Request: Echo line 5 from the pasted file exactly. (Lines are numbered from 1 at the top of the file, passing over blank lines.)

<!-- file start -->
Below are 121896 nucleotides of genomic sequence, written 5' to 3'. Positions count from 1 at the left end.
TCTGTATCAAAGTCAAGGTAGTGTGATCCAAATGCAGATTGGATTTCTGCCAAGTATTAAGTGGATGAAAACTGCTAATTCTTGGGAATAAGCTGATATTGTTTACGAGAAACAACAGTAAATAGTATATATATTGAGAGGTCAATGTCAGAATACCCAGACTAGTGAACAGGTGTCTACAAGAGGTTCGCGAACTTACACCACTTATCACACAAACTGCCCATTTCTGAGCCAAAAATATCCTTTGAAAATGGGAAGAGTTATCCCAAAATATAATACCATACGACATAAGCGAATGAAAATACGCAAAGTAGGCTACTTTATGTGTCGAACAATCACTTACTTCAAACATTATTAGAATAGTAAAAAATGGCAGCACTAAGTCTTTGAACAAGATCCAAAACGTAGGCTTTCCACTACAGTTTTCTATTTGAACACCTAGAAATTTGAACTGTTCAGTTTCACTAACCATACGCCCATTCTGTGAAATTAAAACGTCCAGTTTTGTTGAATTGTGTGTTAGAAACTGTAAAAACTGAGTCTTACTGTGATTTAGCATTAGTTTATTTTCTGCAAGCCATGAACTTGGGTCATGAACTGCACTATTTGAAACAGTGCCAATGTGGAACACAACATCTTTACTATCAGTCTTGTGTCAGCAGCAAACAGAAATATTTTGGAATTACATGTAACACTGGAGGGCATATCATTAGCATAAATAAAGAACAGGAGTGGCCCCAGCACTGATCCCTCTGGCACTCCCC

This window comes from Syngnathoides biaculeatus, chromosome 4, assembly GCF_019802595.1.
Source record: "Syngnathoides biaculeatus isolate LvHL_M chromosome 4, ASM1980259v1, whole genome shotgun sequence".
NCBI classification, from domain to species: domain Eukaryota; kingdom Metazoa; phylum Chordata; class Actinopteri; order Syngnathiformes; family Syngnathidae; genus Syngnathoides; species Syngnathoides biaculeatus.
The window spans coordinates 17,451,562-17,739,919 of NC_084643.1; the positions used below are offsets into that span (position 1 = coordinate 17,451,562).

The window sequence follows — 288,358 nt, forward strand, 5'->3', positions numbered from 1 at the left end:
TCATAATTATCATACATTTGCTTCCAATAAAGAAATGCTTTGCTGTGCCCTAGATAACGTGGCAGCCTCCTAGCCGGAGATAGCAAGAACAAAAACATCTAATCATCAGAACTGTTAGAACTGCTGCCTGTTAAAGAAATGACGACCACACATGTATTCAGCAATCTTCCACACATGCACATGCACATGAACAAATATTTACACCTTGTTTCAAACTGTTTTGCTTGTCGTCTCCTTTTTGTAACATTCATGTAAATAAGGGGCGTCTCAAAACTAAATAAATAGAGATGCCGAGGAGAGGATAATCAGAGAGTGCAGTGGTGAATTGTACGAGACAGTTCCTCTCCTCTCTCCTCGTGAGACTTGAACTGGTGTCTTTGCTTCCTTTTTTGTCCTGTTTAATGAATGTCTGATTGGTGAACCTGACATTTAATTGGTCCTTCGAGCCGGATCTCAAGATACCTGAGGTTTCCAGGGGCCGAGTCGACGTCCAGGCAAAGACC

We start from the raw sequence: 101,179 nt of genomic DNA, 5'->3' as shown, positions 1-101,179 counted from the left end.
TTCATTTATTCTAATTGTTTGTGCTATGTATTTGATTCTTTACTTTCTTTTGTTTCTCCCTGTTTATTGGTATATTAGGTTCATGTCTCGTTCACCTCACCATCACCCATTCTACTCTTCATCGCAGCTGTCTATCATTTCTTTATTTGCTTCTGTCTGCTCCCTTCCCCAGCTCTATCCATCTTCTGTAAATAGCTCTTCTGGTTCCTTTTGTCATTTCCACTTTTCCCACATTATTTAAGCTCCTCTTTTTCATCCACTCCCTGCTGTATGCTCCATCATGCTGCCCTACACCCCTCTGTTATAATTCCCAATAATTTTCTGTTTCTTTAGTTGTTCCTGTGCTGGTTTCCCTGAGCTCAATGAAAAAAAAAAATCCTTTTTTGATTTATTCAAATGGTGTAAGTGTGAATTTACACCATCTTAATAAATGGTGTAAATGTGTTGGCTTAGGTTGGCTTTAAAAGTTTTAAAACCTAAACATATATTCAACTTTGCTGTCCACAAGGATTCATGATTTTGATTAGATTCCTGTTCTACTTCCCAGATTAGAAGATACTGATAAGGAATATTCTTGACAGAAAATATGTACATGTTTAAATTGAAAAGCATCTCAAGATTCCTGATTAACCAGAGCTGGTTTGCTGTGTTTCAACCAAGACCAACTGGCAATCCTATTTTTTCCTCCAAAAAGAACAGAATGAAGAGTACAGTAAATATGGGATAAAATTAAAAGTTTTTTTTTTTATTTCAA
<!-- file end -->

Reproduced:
NCBI classification, from domain to species: domain Eukaryota; kingdom Metazoa; phylum Chordata; class Actinopteri; order Syngnathiformes; family Syngnathidae; genus Syngnathoides; species Syngnathoides biaculeatus.